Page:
Ben Shingleton said...

Hi Jon, very interesting post. Reading the part about the lady bogging through the doorway at your private moment actually had me gritting my teeth whilst I was reading it. I don't have any children yet, but I think I can gather how you felt - somethings are just plain bloody rude full stop... Thailand is just the same as the UK I think, in that you have thoroughly decent people, spoiled by the odd arsehole.. (sorry, feel free to edit ;)

I have no immediate plans to return to the UK, but like you, will always have that option, which is nice! Well done for keeping your temper, and your boy is a very good looking little blighter! Take it easy, Ben

Talen said...

I understand the feeling towards the word falang.

When in Nakhon Phanome I hear it 50 times a day but it when the family uses it that it irks me...I remind them that I have a name but they keep forgetting.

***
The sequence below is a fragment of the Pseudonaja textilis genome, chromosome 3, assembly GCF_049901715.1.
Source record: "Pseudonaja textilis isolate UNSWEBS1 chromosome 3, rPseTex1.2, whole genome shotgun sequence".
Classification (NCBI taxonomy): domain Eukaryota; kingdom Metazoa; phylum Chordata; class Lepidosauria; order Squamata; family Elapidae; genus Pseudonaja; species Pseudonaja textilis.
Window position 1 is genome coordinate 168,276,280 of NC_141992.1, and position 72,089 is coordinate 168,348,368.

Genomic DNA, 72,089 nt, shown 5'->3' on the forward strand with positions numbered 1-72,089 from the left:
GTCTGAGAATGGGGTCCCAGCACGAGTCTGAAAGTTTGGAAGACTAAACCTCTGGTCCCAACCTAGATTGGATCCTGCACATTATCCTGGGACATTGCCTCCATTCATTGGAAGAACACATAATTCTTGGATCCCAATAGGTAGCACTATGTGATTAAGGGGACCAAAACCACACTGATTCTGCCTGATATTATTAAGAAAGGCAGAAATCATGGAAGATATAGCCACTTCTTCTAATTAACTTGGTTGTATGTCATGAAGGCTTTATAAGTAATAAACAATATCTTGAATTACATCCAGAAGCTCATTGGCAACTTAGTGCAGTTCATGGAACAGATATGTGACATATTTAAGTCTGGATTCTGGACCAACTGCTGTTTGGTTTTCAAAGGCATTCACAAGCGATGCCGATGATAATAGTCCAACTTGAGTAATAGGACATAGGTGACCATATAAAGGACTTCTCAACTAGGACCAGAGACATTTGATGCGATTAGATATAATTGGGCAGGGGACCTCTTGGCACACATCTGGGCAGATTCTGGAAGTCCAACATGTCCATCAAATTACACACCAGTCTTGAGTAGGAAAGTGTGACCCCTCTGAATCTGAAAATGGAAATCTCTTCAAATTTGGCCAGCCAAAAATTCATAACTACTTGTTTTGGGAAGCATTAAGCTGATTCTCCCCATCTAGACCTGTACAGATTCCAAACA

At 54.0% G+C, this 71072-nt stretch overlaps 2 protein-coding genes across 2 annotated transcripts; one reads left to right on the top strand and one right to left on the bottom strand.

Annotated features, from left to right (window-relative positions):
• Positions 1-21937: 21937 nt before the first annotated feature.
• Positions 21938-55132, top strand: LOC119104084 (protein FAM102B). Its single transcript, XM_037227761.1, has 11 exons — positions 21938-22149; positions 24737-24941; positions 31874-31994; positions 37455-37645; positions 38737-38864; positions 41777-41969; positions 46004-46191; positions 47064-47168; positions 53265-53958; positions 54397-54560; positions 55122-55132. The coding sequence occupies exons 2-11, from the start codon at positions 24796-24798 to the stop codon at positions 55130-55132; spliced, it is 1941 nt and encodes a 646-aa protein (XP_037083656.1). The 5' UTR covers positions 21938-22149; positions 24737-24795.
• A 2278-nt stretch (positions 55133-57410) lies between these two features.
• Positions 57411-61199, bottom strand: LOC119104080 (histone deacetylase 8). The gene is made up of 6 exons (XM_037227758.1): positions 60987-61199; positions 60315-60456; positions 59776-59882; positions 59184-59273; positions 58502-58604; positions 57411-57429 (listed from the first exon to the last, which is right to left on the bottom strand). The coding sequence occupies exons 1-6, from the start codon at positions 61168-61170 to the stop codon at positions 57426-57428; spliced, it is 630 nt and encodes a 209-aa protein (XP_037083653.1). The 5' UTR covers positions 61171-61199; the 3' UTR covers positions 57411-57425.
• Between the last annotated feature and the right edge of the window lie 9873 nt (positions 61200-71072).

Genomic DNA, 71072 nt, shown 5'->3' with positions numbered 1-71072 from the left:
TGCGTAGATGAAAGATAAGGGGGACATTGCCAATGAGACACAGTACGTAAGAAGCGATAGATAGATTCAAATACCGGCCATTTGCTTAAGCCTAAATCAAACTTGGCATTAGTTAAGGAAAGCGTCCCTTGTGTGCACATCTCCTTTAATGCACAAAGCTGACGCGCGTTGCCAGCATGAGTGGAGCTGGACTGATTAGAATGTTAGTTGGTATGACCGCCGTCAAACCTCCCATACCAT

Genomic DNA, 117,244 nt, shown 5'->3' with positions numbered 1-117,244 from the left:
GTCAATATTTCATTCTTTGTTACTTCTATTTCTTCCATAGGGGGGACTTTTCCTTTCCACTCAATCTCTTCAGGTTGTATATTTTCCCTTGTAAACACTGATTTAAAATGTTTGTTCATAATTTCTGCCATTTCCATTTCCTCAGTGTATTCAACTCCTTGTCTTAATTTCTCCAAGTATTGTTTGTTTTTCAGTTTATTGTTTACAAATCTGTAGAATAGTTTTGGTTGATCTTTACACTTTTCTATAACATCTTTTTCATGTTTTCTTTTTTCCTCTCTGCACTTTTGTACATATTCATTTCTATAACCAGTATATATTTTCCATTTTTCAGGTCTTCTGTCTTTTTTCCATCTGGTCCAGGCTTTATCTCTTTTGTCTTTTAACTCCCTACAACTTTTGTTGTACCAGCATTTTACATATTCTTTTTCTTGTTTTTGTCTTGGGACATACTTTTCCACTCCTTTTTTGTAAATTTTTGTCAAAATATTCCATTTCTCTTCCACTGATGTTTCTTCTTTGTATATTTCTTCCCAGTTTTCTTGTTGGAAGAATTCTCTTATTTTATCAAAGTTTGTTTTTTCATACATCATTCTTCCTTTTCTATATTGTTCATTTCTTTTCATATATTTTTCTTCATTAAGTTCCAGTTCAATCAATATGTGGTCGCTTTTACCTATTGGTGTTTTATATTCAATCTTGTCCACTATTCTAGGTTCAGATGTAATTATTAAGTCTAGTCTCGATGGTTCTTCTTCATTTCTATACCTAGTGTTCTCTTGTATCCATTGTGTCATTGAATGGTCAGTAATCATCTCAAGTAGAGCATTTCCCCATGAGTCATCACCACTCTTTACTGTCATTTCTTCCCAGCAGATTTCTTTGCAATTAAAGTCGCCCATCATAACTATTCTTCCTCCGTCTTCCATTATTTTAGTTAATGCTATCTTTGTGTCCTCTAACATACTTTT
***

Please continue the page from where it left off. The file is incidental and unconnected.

Jon said...

Hi Mike, I totally understand where you are coming from on this. I'd love a 6/6 split but it just infeasible work-wise.

Hi Ben,

No editing required as you're exactly right, just takes one idiot to spoil something and leave a bad impression - usually that happens in the UK but Thailand is just as guilty at times.

Hey Talen,

Infuriating when the F-word is a substitute for your name. My girlfriend's immediate are not like that but I know a lot of Thais who are and it drives me insane. Jai-yen, jai-yen...!

Neil Vass said...

Hi jon,

I can strike accord with what you say. I also have a 3 Month old Son. We currently live in Pattaya but will be moving to Roi Et next year. Pattaya really is a horrible place for children but I have always felt good about Roi Et. It has what I think is a reasonable private school and almost everything I could want including Ex Pats and some very passable Western food. My biggest concern is more about the Abyss Thailand seems to be heading towards especially when "you know who" pops his cloggs! That will really will be time to leave and quickly.